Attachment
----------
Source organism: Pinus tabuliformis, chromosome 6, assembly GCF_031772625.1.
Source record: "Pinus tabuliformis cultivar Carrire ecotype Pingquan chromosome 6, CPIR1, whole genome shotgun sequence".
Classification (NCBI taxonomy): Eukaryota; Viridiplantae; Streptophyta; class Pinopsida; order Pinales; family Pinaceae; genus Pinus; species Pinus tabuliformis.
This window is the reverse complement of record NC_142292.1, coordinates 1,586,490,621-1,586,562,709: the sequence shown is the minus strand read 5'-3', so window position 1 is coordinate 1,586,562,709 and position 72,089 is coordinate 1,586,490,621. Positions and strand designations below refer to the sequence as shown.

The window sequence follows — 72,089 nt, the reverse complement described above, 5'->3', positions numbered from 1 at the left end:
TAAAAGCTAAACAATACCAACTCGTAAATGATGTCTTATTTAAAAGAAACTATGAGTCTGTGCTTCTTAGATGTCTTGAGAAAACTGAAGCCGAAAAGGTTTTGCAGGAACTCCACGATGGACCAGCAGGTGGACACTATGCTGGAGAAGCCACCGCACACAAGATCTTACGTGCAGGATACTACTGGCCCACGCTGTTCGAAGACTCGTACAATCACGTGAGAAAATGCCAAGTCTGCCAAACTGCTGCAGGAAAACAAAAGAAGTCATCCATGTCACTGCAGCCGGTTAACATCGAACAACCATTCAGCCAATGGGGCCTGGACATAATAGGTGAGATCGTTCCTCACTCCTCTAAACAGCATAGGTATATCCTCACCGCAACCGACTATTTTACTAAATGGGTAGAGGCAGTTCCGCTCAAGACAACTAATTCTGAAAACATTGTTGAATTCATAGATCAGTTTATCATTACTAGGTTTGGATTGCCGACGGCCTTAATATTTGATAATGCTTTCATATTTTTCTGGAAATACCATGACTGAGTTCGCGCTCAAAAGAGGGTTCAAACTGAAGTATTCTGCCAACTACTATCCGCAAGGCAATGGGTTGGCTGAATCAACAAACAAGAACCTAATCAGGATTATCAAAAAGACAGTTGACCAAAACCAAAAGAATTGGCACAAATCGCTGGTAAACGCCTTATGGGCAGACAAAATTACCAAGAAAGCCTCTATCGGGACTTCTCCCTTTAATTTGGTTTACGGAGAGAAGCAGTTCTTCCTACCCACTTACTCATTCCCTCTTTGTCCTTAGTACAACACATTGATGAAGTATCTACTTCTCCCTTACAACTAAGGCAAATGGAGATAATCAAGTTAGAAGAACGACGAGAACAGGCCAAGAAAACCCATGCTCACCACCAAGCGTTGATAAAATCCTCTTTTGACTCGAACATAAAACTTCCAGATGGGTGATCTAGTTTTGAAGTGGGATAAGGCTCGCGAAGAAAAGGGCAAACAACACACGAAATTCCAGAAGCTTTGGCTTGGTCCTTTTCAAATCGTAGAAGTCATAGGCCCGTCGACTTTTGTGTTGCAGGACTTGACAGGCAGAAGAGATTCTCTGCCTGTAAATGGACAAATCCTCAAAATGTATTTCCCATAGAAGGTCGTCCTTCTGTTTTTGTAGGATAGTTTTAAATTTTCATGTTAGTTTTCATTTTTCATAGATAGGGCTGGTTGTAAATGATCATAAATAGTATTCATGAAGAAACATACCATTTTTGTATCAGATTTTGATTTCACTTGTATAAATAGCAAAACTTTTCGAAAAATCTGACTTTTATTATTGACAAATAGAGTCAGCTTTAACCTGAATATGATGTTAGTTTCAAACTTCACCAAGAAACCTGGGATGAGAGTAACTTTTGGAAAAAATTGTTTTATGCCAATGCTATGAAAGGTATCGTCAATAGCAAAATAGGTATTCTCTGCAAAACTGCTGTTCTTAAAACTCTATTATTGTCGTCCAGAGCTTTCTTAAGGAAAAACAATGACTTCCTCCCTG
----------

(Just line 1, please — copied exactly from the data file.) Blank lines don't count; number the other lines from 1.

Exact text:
Source organism: Pinus tabuliformis, chromosome 6, assembly GCF_031772625.1.